The residents of Ottawa are fed up with the rabble and the mess and wish they’d all just leave. They insist they’re staying until they see Justin Trudeau (who’s wisely steering clear of them) or their demands are met. The Mayor of Ottawa is talking about suing. I think for the Go Fund Me funds. It couldn’t be the truckers because I doubt they have any money left and, if they do it’s more, “I have $20 left on my Visa” and not, “I’ve still got $150 in savings”. Hopefully they’ll have enough gas money to get home because I doubt a single person in Ottawa wants them to stay.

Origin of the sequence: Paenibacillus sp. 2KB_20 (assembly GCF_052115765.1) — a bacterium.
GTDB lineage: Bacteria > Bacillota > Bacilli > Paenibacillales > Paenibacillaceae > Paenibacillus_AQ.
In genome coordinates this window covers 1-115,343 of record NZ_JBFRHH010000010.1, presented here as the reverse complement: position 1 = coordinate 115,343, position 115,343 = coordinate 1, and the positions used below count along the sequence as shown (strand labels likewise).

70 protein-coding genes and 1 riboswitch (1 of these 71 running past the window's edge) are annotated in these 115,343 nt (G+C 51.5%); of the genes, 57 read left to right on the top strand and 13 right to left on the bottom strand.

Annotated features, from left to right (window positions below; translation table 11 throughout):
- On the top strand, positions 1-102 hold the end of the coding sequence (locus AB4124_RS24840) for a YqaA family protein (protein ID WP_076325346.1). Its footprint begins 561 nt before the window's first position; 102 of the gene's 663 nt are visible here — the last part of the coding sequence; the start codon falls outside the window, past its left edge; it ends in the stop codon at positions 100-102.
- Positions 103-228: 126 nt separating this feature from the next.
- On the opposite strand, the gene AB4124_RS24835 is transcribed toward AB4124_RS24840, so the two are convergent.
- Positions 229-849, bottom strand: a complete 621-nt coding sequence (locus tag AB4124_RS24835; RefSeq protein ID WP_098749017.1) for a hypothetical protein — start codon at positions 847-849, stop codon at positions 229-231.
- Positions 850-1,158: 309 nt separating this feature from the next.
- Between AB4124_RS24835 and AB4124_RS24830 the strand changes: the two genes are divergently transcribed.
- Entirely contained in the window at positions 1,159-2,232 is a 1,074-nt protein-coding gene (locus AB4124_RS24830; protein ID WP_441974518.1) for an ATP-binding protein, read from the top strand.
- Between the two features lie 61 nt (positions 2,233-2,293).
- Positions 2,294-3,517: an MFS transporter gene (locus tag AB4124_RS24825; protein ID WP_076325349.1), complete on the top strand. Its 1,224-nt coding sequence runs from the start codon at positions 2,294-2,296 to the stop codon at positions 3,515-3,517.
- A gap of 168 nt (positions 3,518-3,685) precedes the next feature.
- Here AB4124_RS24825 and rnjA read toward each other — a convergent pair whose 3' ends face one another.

I am sure that someday, hopefully soon, there will be something else… someone else, beyond Terry Fox or Canadian astronaut Chris Hadfield singing Space Oddity on the ISS, who unites this country. But this wasn’t it. You can’t try to unite while dividing the country by racism or by desecrating monuments. You can’t try to unite when your whole stance is “I don’t want to do something and I don’t care if it will help others – it’s me first!” We need to live in a society where we protect the most vulnerable. Terry Fox ran so that the people who came after him would have a better chance of survival even if the treatment wasn’t in time to help him. The truckers are protesting because they don’t want to have a vaccine or wear a mask, so what if it might help protect cancer patients and the elderly. And that makes all the difference.